How did you figure out what the world of 2030 would look like? How dark did you want it to be?
My guideline to the writers room was to imagine that America’s current disintegration just kept increasing exponentially. There’s this sense of American exceptionalism that is hardwired into the culture. And it’s not just the “shining city on the hill” GOP party line. You find it in the Democratic party’s belief that things will immediately turn around once Trump is defeated. Like a light getting switched on. It’s a phenomenon I noticed at the end of every year on Twitter. When people would always write, “Good riddance, 2016!” Or “Don’t let the door hit you on your way out 2017!” As if that particular year was the problem and things would turn around once the calendar changed over. But living in America the last decade has been about the dawning awareness that things are fundamentally broken and the existing power structure has been incentivized to keep it that way. We wanted our world of 2030 to be a corrective to the myth of eternal American progress. So wealth inequality is even worse. The environment has collapsed. The social safety net has disappeared and been replaced by a predatory capitalism that is picking off the poor and sick for spare parts. Nothing has gotten better. As we were conceiving it, we realized it was pretty dark, so we added that rich people all traveled around in personal blimps just so it would seem a little more sci-fi.

The other main thrust of the future was the idea of Limon as our Google/Facebook/Amazon analogue, which slowly begins to dominate and control all human interaction. That was based on my weekly Spotify discovery playlists. The goddamn thing makes me an amazing three-hour mixtape every single Monday. I love it. And I hate that I love it. It’s taken all my musical preferences and run it through their algorithm until it knows my taste better than any human being on planet Earth. And it made me realize that’s the future of technology: computer code that anticipates all your needs to disguise the fact that you’ve given it all decision-making power over your life. AI is always depicted as a Skynet-like force starting a war to control humanity, and to me the more realistic version is that everyone would volunteer their control because Limon knew how they wanted their eggs.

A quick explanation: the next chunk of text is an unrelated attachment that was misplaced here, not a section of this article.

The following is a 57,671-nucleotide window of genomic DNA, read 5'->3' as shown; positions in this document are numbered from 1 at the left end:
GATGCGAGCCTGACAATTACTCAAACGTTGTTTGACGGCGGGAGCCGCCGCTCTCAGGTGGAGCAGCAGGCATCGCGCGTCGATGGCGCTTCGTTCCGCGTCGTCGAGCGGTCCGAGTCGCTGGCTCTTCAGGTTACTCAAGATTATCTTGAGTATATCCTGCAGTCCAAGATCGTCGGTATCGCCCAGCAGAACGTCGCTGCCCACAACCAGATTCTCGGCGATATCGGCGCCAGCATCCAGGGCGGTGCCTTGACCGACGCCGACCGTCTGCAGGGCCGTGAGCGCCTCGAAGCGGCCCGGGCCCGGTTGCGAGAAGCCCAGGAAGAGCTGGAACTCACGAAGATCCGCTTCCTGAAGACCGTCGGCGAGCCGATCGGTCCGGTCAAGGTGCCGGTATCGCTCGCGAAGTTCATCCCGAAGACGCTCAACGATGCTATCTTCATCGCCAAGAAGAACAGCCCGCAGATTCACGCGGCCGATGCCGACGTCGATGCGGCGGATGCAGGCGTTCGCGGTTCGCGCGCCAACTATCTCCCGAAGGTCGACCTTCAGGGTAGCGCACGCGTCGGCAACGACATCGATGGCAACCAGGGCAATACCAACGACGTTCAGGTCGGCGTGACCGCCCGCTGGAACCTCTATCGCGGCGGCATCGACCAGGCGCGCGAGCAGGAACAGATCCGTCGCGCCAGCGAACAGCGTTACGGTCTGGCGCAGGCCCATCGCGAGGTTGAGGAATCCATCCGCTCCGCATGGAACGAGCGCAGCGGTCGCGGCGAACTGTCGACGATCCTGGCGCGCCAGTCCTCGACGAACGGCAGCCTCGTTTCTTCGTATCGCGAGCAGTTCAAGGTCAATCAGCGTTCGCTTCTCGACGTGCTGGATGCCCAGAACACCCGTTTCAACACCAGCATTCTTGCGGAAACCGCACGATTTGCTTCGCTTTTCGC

The show’s always had a dark sense of humor. And this season, once we went full apocalypse, is definitely the darkest. We are not an uplifting show, and I think that’s one of the reasons we’re such a niche product. But to me, there’s a power in laughing at the pain. So much of life is about waiting for the next terrible shoe to drop and destroy something or someone you love. And in this current American moment, that sense of utter helplessness is even more pronounced. Humor is a way to wrest back at least some semblance of control. You can’t change the pain, but you can decide how you process it. In Season One, Amanda Peet as Jules said, “When I face the gaping yawn of oblivion, I ball my fist and take a swing.” Me? I just come up with a devastating retort (that I give to amazing actors to say out loud).